CACI No. 1320. Intent

Judicial Council of California Civil Jury Instructions (2020 edition)

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1320.Intent
[Name of defendant] acted intentionally if [he/she/nonbinary pronoun]
intended to [insert facts, e.g., “assault [name of plaintiff],” “commit a
battery”] or if [he/she/nonbinary pronoun] was substantially certain that
the [insert facts, e.g., “assault,” “battery”] would result from
[his/her/nonbinary pronoun] conduct.
New September 2003
Directions for Use
This instruction may be used to define intent for other intentional torts, where
appropriate.
Sources and Authority
• “In an action for civil battery the element of intent is satisfied if the evidence
shows defendant acted with a ‘willful disregard’ of the plaintiff’s rights.”
(Ashcraft v. King (1991) 228 Cal.App.3d 604, 613 [278 Cal.Rptr. 900], internal
citation omitted.)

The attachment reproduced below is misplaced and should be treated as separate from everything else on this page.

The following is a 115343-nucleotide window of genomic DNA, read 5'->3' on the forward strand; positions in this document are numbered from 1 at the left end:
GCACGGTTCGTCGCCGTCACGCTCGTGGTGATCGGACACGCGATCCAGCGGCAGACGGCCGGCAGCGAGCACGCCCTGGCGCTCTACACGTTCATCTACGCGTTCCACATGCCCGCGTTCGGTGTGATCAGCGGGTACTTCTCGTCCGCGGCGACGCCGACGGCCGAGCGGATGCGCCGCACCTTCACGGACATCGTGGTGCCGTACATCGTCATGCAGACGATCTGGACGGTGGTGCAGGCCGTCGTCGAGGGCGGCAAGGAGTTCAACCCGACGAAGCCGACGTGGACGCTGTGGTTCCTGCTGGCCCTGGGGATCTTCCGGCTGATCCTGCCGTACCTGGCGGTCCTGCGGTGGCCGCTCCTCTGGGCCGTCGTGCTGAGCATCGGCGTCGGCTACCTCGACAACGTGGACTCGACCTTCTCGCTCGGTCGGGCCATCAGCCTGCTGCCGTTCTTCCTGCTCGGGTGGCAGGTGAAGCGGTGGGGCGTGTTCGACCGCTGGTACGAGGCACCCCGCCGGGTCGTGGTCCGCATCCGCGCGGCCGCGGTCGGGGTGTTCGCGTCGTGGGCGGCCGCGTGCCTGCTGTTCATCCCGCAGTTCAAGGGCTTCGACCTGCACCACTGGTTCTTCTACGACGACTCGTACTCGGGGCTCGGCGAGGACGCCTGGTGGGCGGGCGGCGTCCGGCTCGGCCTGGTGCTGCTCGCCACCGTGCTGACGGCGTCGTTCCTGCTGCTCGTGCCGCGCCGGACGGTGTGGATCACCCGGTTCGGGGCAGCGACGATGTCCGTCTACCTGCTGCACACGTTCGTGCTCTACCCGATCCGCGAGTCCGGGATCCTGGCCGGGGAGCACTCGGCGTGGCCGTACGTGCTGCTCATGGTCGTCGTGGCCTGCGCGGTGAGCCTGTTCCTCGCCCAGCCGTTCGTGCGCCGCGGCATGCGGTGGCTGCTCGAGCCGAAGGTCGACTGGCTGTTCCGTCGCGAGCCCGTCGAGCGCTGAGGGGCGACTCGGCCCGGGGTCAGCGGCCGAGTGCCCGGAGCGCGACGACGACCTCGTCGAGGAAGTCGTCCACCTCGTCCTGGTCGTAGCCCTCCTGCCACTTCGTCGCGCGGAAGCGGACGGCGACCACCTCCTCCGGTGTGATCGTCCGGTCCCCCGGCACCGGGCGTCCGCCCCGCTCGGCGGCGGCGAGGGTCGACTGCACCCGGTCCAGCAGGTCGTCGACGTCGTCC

• “As a general rule, California law recognizes that ‘. . . every person is
presumed to intend the natural and probable consequences of his acts.’ Thus, a
person who acts willfully may be said to intend ‘ “ ‘those consequences which
(a) represent the very purpose for which an act is done (regardless of the
likelihood of occurrence), or (b) are known to be substantially certain to result
(regardless of desire).’ ” ’ The same definition is applied to many intentional
torts.” (Gomez v. Acquistapace (1996) 50 Cal.App.4th 740, 746 [57 Cal.Rptr.2d
821], internal citations omitted.)
Secondary Sources
5 Witkin, Summary of California Law (10th ed. 2005) Torts, § 384
6 California Forms of Pleading and Practice, Ch. 58, Assault and Battery, § 58.13[1]
(Matthew Bender)
2 California Points and Authorities, Ch. 21, Assault and Battery, § 21.20 (Matthew
Bender)
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